Everyday it seems we are seeing new startups in the social media realm, each professing a new route to the prize at the end of the road – more fans of your business/product that turns into more business at the end of the day. While there are more outlets out there that have more popular names or trendier designs, attempting to share your business in all of them means you have resulted in one of the following: a ridiculously large marketing payroll, spreading yourself to thin to be effective in any of the online marketing realms, and/or suffering in terms of marketing content due to a serious lack of follow through. Don’t buy into the latest hype – follow these keys to righting your marketing ship and back on track today.
Content, Content, Content.
The biggest piece of the puzzle lies here, within what you’re posting on your preferred digital soap box. If you take away all of the followers and casual viewers, the hours spent designing attractive graphics and even more hours spent attempting to recruit more fans of your product, all you have is the content you post. Ask yourself this question before you post anything online – is this helpful, interesting, or important to the person reading it? Odds are, if its not, then you’ve just watered down your image. The goal is to make everyone take note when they see your business make a post, and when you disperse content on a regular basis that doesn’t meet the previously mentioned criteria, then you won’t meet that goal.
It’s no secret that, unless it’s immediately making or losing your business money, the things that we define as “side projects” can fall to the side. It isn’t until we hear the words Facebook or Twitter that we realize we haven’t updated ours in several weeks to a month – this is no way to build up your online customer base. If you expect people to remember to come back to your page or feed, you need to install some form of regularity into your posts, which also means doing what it takes to get out quality content. If you don’t remember to communicate with your customers on a regular basis through this medium, don’t expect them to remember to follow you.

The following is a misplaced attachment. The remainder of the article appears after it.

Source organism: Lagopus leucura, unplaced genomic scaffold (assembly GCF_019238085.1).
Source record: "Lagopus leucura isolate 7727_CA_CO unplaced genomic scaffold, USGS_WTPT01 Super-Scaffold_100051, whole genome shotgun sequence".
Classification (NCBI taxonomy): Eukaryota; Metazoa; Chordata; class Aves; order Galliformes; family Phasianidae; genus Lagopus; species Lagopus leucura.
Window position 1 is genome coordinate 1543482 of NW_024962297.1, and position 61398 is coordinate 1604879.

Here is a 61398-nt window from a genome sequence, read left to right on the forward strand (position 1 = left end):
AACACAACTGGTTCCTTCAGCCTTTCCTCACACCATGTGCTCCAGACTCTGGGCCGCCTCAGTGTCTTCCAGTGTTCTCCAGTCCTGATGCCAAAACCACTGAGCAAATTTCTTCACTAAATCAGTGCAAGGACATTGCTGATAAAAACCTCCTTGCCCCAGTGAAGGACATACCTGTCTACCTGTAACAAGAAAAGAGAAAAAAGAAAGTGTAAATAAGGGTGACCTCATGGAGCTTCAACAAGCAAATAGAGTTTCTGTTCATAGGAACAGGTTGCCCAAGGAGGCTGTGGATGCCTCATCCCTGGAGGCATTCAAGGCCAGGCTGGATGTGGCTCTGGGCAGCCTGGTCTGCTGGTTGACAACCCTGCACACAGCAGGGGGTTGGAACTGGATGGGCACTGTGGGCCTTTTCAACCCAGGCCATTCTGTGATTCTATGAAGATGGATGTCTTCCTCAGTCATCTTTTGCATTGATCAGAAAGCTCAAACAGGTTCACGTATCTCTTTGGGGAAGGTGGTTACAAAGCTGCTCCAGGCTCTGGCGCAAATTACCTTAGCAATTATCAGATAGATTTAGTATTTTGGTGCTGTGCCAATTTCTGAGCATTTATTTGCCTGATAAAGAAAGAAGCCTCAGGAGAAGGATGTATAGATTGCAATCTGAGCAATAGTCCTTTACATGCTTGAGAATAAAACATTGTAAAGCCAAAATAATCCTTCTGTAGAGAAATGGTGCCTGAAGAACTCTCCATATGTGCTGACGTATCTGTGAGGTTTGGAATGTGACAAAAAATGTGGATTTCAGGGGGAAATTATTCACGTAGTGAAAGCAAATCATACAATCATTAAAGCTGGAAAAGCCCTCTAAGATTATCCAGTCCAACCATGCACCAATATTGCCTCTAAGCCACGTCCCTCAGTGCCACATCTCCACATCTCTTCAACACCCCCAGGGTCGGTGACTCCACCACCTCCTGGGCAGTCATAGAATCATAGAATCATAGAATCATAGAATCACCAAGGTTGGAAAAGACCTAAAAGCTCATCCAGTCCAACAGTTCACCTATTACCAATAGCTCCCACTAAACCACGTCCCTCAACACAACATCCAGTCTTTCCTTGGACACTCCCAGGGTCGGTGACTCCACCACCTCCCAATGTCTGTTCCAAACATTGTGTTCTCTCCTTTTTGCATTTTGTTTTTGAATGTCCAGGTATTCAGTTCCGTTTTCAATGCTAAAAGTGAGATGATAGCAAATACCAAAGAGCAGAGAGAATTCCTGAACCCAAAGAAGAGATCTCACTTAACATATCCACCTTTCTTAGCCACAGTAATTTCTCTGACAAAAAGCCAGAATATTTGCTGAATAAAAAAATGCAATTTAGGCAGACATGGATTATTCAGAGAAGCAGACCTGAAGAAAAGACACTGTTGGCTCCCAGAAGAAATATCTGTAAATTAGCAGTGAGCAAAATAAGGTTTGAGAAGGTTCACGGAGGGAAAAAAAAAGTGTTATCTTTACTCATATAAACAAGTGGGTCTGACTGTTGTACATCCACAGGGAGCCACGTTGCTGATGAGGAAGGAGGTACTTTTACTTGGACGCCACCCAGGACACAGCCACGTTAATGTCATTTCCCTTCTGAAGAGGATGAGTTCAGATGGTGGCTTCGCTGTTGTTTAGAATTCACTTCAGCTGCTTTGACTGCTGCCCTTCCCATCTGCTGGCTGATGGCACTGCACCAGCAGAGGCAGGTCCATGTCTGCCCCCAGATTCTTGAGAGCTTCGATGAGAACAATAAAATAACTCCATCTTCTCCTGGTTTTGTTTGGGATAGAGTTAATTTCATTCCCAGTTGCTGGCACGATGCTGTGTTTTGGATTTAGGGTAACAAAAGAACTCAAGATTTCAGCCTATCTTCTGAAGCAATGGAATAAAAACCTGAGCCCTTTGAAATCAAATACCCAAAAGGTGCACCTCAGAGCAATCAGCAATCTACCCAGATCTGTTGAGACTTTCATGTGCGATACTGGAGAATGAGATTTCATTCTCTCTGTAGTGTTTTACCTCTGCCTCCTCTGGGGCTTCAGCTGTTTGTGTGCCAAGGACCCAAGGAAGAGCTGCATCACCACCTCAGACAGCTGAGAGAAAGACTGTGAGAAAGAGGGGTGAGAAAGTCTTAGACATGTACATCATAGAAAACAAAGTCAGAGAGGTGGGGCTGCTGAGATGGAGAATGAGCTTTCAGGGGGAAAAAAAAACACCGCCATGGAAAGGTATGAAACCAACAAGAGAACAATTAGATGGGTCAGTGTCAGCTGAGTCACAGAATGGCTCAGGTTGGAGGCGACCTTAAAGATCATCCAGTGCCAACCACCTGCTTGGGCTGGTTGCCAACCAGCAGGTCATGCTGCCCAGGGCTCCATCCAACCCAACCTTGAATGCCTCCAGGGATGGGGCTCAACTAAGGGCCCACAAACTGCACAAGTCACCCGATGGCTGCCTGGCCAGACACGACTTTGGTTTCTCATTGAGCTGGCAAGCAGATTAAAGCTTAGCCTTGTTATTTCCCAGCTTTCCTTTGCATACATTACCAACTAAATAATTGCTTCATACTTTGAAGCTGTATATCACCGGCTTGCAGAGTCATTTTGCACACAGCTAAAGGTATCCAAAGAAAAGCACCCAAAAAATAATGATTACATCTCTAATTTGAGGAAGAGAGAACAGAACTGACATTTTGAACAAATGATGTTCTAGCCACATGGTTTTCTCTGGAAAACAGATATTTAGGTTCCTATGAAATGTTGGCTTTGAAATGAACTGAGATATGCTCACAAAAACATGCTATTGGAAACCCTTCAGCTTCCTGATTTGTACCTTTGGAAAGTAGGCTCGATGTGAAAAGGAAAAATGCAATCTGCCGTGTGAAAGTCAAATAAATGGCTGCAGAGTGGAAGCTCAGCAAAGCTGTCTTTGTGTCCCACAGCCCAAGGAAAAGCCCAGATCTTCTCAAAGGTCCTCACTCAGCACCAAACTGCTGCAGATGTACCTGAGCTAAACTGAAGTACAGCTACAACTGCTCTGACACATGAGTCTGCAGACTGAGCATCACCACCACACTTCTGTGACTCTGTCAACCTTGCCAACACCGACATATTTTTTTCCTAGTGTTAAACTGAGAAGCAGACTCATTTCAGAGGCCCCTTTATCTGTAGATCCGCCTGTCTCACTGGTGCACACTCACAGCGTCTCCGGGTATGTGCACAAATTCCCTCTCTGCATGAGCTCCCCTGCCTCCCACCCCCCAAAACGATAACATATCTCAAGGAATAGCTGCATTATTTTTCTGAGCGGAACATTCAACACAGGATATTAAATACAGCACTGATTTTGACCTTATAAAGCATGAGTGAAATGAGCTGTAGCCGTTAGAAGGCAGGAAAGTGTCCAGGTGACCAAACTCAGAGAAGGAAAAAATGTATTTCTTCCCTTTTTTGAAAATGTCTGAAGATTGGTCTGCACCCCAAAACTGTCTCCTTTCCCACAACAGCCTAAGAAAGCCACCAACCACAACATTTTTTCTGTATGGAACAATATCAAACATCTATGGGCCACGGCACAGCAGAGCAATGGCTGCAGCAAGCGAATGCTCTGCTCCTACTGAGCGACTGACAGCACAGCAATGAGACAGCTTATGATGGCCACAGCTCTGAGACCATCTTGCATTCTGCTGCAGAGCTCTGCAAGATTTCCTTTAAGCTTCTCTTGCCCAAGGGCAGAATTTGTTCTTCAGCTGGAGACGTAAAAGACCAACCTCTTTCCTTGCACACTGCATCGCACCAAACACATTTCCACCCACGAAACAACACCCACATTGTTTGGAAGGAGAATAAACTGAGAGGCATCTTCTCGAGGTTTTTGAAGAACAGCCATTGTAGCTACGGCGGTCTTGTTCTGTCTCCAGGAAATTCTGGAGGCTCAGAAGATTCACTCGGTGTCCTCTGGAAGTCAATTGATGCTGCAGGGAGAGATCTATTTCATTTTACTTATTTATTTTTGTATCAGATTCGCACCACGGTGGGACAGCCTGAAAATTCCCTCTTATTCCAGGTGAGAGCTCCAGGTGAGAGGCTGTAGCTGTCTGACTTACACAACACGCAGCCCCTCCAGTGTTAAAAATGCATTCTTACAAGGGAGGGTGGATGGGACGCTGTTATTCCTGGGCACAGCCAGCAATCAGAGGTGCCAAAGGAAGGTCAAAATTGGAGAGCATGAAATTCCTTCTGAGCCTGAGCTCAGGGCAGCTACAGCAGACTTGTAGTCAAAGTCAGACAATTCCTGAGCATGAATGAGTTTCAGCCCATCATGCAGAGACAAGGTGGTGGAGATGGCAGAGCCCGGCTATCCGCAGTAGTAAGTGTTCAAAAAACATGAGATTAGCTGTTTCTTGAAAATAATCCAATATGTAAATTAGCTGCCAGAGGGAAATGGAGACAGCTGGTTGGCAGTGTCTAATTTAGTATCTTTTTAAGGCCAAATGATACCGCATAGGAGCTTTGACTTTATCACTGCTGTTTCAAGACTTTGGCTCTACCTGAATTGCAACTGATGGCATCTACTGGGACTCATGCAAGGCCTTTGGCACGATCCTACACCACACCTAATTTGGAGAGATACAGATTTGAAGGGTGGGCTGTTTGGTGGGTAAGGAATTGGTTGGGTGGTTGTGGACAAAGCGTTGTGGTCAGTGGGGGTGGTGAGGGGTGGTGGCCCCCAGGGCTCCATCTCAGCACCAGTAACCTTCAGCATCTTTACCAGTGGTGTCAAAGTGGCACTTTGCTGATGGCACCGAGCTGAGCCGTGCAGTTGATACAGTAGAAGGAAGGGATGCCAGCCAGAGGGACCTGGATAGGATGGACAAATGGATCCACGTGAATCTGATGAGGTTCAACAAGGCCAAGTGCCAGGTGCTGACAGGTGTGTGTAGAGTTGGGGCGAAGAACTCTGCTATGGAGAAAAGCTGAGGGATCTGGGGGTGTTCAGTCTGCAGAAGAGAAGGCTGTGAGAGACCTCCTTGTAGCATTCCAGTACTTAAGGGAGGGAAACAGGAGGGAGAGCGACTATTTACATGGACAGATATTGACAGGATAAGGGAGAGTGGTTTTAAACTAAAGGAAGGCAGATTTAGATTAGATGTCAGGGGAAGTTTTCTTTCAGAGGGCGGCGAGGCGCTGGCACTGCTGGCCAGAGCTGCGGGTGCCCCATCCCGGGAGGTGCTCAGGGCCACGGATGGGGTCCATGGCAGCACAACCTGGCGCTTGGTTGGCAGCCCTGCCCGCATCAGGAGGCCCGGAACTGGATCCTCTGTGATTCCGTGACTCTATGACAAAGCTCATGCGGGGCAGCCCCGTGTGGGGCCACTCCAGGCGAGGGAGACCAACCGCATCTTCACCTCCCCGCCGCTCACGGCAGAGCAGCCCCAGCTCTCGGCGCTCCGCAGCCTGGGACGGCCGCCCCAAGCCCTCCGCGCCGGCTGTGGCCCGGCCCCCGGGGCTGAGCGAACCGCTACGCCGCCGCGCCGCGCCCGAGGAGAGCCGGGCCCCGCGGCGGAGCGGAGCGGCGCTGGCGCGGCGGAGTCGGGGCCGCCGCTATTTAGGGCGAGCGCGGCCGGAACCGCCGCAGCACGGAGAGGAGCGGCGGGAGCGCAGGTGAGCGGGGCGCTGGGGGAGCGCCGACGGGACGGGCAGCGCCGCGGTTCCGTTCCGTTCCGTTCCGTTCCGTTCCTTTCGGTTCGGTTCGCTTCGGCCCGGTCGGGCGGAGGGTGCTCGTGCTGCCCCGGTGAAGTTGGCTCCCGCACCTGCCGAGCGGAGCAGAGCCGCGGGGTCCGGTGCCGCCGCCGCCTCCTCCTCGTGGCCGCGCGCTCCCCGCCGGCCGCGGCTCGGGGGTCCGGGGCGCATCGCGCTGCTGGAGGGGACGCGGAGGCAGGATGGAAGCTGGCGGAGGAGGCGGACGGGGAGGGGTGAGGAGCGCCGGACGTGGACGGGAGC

Integrating Personal and Online Customer Bases
There’s not much of a point to creating an online platform if you can’t translate those fans into bodies in your store. One of the inherent problems with educating your customers in social media while steering them back towards your storefronts is starting with the lowest common denominator: getting them interested in the first place. One of the most basic principles of small business is that the less effort something takes, the more appealing it will be to your customers; therefore, make it easy! If you have fans of your business that often frequent your store or place of business, put them to work in keeping your online community up to date with incentives for doing so. On the other side of that coin, take your online followers and give them a reason to come into your shop. Offer coupons to your followers or special one time only sale items as incentives for stopping in. Part of making things easy includes not forcing them to follow you and your business over several different media to get different pieces of your message. The point is to not have a customer base that is split between your online crowd and your in-store crowd – having a macro view of your business is far superior to micromanagement.
If you keep yourself grounded in your application of social media by following key principles such as these, you will greatly reduce the risk of spreading yourself too thin. At the core of it all, remember that the whole point is to utilize these tools to expand your business and grow your market reach, NOT end up with new side projects that take up more of your time. Make Social Media work for you!